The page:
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Interest rates hurting household finances

The latest reading of the Altron FinTech Household Resilience Index (AFHRI) confirms the mounting financial pressure facing South African households, mainly due to the Reserve Bank’s restrictive monetary policy stance.

The AFHRI is based on real values and comprises 20 different indicators, all of which are related to household sources of income or asset values. After a strong recovery from the effects of the Covid pandemic, which took the index to a record high (in the fourth quarter of 2021), the AFHRI has taken a dip, mainly as a result of higher inflation and higher interest rates.

Although the index increased marginally from its reading in the 3rd quarter of 2022, it declined by more than 1% compared to the 4th quarter of 2021. Due to seasonal volatility related to end-of-year bonuses and the shopping booms associated with Black Friday and Christmas, the data in the graph is based on the four-quarter average trend in the index, which effectively eliminates seasonal influences.

Employment and labour remuneration enjoy a relatively high weighting in the AFHRI, as these indicators represent the mainstay of the financial disposition of most households.

Key conclusions drawn from the 4th quarter AFHRI reading:

  • The upward trend in new job creation continued in the 4th quarter of 2022, representing one of the major reasons for the relative subdued decline in the overall index value. Unfortunately, this positive effect was diminished by lower levels of remuneration. In real terms, the average monthly remuneration in South Africa has declined by 11.4% over the past year (from R18,470 in the 4th quarter of 2021 to R16,370 in the 4th quarter of 2022). These data refer to the average for both the formal and informal sectors. The comparable average salary for workers in the formal sectors was considerably higher at the end of 2022, namely R26,000.

  • Although household financial resilience was boosted by a substantial increase in surrenders of long-term insurance policies, this trend is not conducive to future financial stability and is a clear sign of the hardship faced by many households as a result of higher inflation, higher interest rates and a low-growth economic environment

  • The reciprocals of civil debt defaults and credit impairments by banks have made a positive contribution to the index, confirming the inherent stability of South Africa’s banking system and the prudent management of debt by households in general. To a large extent, the latter has been necessitated by the sharp decline in the ratio of household income to debt costs.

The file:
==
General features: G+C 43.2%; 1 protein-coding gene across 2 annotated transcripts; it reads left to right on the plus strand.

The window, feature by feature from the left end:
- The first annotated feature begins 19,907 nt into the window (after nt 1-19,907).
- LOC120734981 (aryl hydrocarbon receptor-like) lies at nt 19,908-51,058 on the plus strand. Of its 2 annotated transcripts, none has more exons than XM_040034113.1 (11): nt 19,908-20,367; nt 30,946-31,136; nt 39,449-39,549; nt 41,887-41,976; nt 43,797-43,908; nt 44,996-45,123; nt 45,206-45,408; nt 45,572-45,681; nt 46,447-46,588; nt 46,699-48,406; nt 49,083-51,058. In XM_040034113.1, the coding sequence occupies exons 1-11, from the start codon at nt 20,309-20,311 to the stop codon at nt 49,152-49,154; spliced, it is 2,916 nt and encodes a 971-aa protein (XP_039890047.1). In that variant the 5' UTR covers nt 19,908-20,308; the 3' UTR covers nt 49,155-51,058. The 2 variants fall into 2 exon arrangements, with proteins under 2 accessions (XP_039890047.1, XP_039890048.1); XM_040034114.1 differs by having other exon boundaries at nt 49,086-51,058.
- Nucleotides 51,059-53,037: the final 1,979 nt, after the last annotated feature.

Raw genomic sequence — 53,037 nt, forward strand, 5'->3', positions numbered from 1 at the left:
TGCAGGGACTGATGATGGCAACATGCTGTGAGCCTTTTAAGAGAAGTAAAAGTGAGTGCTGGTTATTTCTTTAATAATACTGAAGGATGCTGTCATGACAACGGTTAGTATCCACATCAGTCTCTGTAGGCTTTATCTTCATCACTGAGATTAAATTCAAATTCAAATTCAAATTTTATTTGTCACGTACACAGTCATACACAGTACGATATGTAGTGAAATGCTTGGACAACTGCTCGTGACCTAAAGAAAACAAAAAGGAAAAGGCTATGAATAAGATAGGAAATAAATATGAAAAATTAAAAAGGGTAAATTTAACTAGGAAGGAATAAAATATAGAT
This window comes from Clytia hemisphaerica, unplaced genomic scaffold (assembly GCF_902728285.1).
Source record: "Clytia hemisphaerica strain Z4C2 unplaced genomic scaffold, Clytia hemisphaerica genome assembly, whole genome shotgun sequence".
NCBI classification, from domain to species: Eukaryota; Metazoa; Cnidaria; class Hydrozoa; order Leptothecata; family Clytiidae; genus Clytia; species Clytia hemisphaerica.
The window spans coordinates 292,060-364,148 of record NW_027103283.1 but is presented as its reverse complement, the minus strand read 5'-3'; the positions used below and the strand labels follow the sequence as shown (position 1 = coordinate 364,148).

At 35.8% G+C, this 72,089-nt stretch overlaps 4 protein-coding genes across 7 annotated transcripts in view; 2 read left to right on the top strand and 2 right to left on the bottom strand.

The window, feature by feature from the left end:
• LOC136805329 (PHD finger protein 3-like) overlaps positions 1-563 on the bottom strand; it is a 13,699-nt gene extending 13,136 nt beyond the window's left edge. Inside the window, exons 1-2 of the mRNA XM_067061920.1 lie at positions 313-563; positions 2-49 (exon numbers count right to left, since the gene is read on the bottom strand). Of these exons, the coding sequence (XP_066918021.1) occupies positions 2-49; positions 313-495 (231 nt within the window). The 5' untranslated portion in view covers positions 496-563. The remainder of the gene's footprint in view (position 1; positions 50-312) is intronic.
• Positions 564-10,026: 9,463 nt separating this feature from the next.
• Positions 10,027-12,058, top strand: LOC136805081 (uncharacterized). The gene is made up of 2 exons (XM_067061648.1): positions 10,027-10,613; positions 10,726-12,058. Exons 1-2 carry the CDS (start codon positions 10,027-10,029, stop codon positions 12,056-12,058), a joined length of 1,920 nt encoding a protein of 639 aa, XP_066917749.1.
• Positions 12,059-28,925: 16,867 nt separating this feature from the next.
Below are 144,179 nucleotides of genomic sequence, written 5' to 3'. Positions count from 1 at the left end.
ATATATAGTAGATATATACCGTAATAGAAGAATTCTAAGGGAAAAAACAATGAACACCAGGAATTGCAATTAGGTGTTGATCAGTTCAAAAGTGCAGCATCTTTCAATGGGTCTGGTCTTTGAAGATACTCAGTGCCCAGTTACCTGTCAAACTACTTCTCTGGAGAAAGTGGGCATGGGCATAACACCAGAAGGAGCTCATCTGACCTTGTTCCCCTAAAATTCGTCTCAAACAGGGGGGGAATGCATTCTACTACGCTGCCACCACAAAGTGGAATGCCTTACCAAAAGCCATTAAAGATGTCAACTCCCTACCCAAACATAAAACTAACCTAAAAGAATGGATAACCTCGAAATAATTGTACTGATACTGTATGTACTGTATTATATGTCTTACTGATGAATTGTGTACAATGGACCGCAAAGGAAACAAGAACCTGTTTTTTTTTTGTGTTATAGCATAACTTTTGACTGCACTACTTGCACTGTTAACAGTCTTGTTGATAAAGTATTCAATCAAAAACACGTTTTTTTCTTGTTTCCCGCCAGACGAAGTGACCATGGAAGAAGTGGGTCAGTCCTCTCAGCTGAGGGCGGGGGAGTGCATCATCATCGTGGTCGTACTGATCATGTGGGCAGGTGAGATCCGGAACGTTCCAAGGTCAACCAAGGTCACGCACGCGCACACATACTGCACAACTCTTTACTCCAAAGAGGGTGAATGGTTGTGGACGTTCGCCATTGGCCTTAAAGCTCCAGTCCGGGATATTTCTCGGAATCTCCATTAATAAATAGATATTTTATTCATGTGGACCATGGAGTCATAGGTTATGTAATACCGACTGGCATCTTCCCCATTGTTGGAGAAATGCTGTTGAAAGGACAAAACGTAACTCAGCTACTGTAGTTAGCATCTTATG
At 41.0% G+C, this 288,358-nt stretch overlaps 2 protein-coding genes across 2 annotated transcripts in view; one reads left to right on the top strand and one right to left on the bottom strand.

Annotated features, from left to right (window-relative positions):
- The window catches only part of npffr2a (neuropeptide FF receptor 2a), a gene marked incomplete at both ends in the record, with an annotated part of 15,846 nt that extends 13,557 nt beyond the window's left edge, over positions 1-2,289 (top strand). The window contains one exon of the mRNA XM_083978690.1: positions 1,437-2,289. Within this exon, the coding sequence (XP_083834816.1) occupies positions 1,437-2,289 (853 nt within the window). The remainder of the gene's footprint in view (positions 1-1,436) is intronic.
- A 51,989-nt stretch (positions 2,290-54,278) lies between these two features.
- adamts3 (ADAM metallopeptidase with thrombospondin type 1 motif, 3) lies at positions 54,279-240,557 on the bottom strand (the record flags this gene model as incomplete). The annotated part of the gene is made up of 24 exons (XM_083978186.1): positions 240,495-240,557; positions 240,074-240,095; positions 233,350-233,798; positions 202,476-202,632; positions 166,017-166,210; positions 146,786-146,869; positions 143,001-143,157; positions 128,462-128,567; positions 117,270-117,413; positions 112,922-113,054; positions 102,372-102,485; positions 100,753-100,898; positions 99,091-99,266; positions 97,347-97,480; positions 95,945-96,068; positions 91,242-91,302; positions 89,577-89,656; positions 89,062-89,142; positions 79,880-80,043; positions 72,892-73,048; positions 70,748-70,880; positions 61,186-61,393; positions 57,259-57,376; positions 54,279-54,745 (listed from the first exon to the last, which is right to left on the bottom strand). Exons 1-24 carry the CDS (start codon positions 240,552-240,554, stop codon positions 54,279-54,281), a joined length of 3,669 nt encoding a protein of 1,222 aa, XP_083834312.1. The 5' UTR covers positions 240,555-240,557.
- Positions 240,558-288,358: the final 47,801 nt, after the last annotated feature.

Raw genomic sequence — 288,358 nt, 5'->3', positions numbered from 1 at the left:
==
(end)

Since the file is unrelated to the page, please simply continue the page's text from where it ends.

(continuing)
• The main reason for the decline in the index is the unwelcome return to restrictive monetary policy by the South African Reserve Bank (despite the absence of demand inflation). The cost of credit (and of capital) has increased by more than 60% since the Reserve Bank started to raise interest rates at the end of 2021.

An indictment of the Reserve Bank’s interest rate policy is the fact that total household credit extension has not remotely recovered from the effects of the extremely high real interest rates that existed before the Covid pandemic and it remains well below the level of a decade ago (in real terms). Since 1998, the total value of outstanding mortgage advances has declined by more than 10% in real terms.

The South African economy has never been able to grow at sustainably high rates in the absence of meaningful growth in private sector credit extension. To the extent that unjustified hawkish monetary policy reduces output growth, fiscal stability will also be threatened.

Inflation targets are not cast in concrete and the Reserve Bank should consider a temporary adjustment from 3-6% to 4-7%. This would immediately allow for a 100 basis point reduction in the repo rate and serve to breathe some life into the economy.

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